• Regular long brisk (and hilly) walks are the best fat burning exercise we can do
  • Cardiovascular exercise is essential for a healthy heart and helps us to live longer
    Strength training is essential! Maintaining our muscular strength as we age helps us remain youthful and is a proven anti-ageing strategy
  • Muscle helps to burn calories, keeps us free from injuries and shapes our bodies in desirable ways
  • Studies seem to show that endurance athletes live a little longer than the average population (only 2-4 years), most likely because of the cardiovascular benefits for their hearts (remember that heart disease is the global #1 killer worldwide)
  • Studies seem to show that strength athletes live slightly shorter lives than the general population, though there is conflicting evidence
  • One famous study of elite athletes (Gold and Silver Olympic winners over a 12-year period) showed that average life expectancy of these elite athletes was only 67
  • However, by contrast, the longest-living demographic group on Earth, the famous Okinawans, who live an average of 12 years longer than the general population, report that they rarely do any purposeful structured exercise at all…just daily walking and gardening!
  • Our bodies have evolved to work at a dozen basic physical functions, and we should learn to exercise in ways that emulate those functions:
    • Walk
    • Run (jog, run, sprint)
    • Lift and carry heavy things
    • Drag, push and pull heavy things
    • Climb
    • Crawl
    • Fight
    • Grapple, wrestle
    • Swim and dive
    • Jump
    • Balance
    • Stretch
  • Stretch often; keep your body supple and mobile. Avoid injuries, look after your structure and see an osteopath if you need help with your posture
  • Look after your spine, and your knees. As the song says “you’ll miss them when they’re gone”

Maintain an active lifestyle, and use exercise as a fun way to plug the gaps. Try to ensure your typical week includes a walk almost every day, a couple of cardio sessions, a couple of strength sessions and some stretching. Learn to use your own bodyweight for strength training – you can be your own gym! Consistency is key! Make exercise habits that you can stick to for life.

“Exercise, every day, outdoors, mostly walking. Lift some heavy things and use your muscles a few times each week, and sprint from time to time. Stretch often and don’t become a crazy exercise addict!”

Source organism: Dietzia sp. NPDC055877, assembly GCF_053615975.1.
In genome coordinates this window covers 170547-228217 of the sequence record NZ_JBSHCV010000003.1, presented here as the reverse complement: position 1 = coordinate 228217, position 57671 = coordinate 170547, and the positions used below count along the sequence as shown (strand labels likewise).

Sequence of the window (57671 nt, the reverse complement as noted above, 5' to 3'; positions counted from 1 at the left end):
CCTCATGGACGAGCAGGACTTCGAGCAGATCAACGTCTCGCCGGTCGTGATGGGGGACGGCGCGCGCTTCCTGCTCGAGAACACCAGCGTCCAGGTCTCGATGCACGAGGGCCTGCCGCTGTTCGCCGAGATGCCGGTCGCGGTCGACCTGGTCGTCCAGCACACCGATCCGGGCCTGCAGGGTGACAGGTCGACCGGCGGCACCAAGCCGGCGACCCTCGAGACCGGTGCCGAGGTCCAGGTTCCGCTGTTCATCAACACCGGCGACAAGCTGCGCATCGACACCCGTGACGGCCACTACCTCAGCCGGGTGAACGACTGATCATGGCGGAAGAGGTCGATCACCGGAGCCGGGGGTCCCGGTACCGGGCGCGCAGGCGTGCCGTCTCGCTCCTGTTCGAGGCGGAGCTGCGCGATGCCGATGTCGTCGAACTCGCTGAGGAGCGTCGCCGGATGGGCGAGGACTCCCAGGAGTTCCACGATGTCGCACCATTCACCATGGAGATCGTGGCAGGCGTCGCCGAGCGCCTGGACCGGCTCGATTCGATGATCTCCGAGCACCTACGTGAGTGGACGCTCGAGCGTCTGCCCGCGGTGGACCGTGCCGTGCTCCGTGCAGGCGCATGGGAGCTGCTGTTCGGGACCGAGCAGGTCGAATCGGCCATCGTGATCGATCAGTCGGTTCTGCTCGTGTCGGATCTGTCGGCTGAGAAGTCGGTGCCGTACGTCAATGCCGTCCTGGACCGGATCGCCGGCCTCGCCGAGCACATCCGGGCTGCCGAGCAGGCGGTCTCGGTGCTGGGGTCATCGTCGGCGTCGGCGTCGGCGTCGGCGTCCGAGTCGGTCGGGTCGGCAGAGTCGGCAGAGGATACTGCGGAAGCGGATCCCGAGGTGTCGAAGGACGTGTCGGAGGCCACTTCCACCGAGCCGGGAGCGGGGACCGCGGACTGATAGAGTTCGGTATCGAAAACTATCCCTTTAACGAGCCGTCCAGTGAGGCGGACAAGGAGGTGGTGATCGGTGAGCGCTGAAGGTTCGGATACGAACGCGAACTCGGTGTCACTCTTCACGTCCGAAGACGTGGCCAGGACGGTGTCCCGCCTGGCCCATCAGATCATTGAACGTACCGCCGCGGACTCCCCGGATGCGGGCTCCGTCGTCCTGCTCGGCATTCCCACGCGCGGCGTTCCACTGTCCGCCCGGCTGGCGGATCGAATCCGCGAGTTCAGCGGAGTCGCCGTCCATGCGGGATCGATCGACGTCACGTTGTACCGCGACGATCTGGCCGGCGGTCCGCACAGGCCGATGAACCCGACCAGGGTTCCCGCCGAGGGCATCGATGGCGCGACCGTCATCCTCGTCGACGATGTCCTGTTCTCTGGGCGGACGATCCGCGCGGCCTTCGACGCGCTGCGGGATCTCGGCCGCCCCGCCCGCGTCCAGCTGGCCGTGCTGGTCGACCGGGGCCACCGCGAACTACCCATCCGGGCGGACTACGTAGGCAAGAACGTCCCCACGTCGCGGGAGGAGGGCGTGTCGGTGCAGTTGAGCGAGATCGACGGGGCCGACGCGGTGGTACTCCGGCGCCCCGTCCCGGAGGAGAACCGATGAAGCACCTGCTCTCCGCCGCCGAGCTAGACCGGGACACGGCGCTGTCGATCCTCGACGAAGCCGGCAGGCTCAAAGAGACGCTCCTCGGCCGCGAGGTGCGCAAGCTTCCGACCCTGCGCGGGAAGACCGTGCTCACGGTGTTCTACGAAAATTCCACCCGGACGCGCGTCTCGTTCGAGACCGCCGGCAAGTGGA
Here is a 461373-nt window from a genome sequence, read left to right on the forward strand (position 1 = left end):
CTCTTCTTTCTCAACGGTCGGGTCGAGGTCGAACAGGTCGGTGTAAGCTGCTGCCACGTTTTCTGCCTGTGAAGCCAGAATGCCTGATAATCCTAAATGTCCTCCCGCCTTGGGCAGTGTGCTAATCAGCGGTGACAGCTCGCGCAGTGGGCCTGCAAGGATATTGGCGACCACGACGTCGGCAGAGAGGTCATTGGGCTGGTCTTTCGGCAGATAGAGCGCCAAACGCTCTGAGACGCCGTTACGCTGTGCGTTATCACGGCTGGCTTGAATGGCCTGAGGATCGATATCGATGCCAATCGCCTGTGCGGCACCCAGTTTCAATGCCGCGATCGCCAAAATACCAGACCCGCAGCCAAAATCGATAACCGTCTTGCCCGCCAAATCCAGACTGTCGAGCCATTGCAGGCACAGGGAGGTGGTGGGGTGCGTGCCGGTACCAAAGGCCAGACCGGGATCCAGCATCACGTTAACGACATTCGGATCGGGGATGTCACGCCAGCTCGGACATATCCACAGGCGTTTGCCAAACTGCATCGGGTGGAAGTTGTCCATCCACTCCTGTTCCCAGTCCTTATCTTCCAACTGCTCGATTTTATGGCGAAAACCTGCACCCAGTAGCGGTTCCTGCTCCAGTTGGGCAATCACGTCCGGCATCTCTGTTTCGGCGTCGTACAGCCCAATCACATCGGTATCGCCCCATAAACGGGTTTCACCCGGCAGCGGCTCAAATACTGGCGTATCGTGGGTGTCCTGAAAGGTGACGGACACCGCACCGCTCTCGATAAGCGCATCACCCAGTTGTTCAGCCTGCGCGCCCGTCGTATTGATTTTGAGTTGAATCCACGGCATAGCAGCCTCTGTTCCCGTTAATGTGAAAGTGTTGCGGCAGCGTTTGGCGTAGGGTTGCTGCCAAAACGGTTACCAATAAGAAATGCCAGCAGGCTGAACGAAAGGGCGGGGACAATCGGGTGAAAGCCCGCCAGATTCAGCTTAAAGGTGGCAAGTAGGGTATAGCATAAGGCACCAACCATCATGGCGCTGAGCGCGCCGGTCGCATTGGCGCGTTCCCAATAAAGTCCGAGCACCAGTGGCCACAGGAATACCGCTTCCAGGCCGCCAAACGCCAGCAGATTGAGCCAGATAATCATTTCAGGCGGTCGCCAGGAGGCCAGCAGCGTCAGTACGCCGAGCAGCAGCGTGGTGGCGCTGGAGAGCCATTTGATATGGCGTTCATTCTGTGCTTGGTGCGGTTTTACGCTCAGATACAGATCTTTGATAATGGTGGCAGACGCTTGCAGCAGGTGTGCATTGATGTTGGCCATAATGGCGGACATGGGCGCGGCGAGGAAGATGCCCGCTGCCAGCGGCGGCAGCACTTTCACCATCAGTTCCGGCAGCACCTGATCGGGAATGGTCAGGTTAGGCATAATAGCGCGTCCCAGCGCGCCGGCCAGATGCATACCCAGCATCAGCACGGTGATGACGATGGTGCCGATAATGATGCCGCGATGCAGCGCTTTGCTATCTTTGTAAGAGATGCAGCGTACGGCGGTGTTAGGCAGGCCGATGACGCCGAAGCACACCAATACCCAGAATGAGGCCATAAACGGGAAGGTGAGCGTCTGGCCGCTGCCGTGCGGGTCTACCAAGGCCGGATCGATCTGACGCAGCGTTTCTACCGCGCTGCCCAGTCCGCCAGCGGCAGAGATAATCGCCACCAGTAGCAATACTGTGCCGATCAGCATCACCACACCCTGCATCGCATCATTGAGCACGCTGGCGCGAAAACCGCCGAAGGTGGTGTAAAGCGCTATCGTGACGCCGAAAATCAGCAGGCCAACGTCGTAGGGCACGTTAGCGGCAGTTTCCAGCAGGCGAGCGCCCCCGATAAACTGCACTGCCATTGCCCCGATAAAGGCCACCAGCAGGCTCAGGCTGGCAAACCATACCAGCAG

Core Principle 10: Reduce stress. Enjoy your life. Love more, don’t hate. Sleep, relax, smile, pray MND_CP_logo_10

Constant, low-level stress is more of a burden than most of us appreciate. It drains your energy, it makes your body hold on to fat, and it kills your libido. If you eat a good diet and exercise but you still can’t lose that excess 20 pounds, it might be that stress is a big part of the answer. If you are healthy, active and successful in life but you wonder where your sex life has gone, it might be that stress is the problem. Many experts agree that stress is a major contributor to lifestyle diseases, such as heart disease and cancer. Two or three decades of constant low level stress can be very harmful. Get a handle on things now and manage your life more effectively to reduce the stress burden on your health.

Summary of Core Principle 10

In a nutshell: Chronic stress is bad for you. That’s everything from alarm clocks and day-to-day hassles and worries, to bankruptcy, divorce and career pressure. This is the stuff we often live with for decades on end, and it all has a negative impact on our health. Many studies link stress to many major illnesses, including the big killers – heart disease, cancer and obesity. We want to reduce stress, love more, smile more often, have less debt, get more sleep and enjoy life. Happy is healthy, and vice versa.

Reduce stress

Enjoy your work. If you don’t, change your job. Meditate daily, get some exercise, ensure every day includes a little time outside and some fresh air. Don’t get trapped in the cycle of working a job you don’t enjoy, to service debts to own stuff that doesn’t ultimately make you happy. It is just a pointless way to live your life. Buy less, live within your means, relax more often.

Stop borrowing, stop over-spending. So many people just can’t get their brain around this. Say you earn 10, then learn to live on 9. It’s called saving! Put the 1 away, and after a few years, you can invest your savings in something that will give you a return, such as your pension, or property. Do this throughout your whole life, and you will be able to live very comfortably in older age.

The trouble is, folks out there earn 10, and spend 11. They do this using credit cards, car loans, overdrafts, bank loans, mortgages and more. They do this for decades on end, then have to keep borrowing against the equity in their home to cover their debts. This causes relationship strain and too many folks wind up broke at retirement age. Just stop it and live within your means!

If you stop over-spending, and develop the habit of only spending what you have got, and saving a little each month, then some time down the line, when things go wrong, you might just find that you have enough reserves in place to cover these challenges without them becoming too much of a drama.

  • Enjoy your life
  • Laugh more often, make time to play, enjoy comedy and have more fun
  • Be adaptable, be flexible, and be forgiving. Be kind to other people
  • Take a day off. Stop and smell the roses
  • Love more, don’t hate
  • The world needs more love, and less hate and resentment. Negative emotions are costly, they cost you your health. It’s just not worth holding on to anger, bitterness or resentment. Let go
  • Sleep
  • Regular good quality sleep is probably your best weapon against chronic stress. Aim for 8 hours per night – more if you are an athlete